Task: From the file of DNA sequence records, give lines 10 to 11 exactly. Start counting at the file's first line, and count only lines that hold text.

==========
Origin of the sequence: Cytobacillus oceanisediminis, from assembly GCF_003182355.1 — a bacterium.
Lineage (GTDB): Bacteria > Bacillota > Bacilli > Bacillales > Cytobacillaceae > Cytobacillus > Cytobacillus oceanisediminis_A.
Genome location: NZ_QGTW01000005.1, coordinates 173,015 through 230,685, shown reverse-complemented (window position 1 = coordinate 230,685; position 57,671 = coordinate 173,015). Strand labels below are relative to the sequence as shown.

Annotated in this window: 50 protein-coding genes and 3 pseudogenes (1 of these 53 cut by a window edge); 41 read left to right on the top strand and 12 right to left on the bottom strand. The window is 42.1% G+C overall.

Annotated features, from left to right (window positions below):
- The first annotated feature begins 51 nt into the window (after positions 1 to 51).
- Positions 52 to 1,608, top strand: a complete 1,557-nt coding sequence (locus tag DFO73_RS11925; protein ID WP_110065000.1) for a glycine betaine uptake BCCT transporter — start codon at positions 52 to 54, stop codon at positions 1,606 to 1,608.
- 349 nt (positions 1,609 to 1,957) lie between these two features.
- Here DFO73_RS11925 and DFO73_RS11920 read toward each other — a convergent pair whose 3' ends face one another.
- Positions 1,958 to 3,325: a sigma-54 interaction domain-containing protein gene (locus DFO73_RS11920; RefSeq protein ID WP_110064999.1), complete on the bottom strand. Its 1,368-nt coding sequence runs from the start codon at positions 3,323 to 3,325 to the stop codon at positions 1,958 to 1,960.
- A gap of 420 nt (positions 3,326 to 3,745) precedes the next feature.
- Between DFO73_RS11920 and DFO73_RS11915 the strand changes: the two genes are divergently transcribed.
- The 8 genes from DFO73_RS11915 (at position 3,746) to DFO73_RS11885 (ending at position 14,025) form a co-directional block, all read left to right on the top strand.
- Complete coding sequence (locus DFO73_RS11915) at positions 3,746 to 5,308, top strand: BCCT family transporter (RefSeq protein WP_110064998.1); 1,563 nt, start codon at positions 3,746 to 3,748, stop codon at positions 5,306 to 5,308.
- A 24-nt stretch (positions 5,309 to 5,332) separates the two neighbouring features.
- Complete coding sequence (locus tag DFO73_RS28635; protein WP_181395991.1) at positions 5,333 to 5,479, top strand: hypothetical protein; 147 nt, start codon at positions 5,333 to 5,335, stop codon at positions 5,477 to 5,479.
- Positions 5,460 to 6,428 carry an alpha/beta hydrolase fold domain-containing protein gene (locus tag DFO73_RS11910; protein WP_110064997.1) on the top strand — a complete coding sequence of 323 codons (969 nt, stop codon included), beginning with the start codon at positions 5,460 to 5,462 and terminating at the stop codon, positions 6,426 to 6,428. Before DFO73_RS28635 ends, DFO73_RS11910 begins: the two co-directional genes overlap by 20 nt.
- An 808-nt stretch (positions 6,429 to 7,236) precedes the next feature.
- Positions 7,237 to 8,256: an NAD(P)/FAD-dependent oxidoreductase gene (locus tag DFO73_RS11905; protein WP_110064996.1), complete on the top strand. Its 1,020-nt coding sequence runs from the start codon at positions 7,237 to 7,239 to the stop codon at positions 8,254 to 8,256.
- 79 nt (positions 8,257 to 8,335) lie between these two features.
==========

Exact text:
- Positions 1,958 to 3,325: a sigma-54 interaction domain-containing protein gene (locus DFO73_RS11920; RefSeq protein ID WP_110064999.1), complete on the bottom strand. Its 1,368-nt coding sequence runs from the start codon at positions 3,323 to 3,325 to the stop codon at positions 1,958 to 1,960.
- A gap of 420 nt (positions 3,326 to 3,745) precedes the next feature.